Back in October, I said this:

If jobs start getting created after big Republican wins in November, it’ll likely be because the "Party of No" will be there to curb this uncertainty.

And now?

Employers in February hired at the fastest pace in almost a year and the unemployment rate fell to 8.9 percent—a nearly two-year low.

The economy added 192,000 jobs last month, with factories, professional and business services, education and health care among those expanding employment. Retailers, however, trimmed jobs. State and local government, wrestling with budget shortfalls, slashed 30,000 jobs, the most since November.

The government’s report Friday bolstered hopes that employers will shift into a more aggressively hiring mode and allow the economic recovery to get on firmer footing.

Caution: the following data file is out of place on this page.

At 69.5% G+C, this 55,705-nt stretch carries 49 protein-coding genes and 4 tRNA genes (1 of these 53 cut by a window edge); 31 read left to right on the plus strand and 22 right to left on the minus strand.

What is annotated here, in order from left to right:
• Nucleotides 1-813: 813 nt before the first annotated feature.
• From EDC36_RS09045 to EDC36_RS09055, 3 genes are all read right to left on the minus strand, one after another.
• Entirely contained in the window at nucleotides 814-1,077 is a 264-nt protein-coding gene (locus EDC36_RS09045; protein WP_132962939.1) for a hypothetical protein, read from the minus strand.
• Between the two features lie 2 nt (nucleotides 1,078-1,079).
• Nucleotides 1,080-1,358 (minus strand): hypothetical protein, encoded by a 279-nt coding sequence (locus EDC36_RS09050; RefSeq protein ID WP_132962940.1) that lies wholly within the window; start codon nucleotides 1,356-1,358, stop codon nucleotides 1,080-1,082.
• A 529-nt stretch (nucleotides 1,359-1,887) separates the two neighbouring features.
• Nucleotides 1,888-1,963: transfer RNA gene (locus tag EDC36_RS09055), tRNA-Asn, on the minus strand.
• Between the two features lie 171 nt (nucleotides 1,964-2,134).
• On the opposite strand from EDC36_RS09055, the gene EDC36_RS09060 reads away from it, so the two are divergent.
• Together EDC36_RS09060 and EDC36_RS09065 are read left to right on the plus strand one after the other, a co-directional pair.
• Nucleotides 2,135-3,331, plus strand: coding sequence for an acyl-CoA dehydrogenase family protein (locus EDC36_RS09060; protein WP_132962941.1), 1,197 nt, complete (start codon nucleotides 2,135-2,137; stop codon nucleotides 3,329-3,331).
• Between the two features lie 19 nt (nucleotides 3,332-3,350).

The unemployment rate has been falling for three months, down from 9.8 percent in November.

I’m no economist, but this sort of clear cause-and-effect is rarely seen in politics. But indeed, taking the uncertainty out of economic policy has done what it should have done; allowed businesses to take a deep breath and jump back in to a hiring mode. The Obama administration’s policies were all over the map and were giving businesses heartburn trying to predict what new regulations would come out that afternoon. The "Party of No" has returned stability to the process, and now unemployment is going down.

Was that so hard to understand, really?

Filed under: EconomicsGovernment

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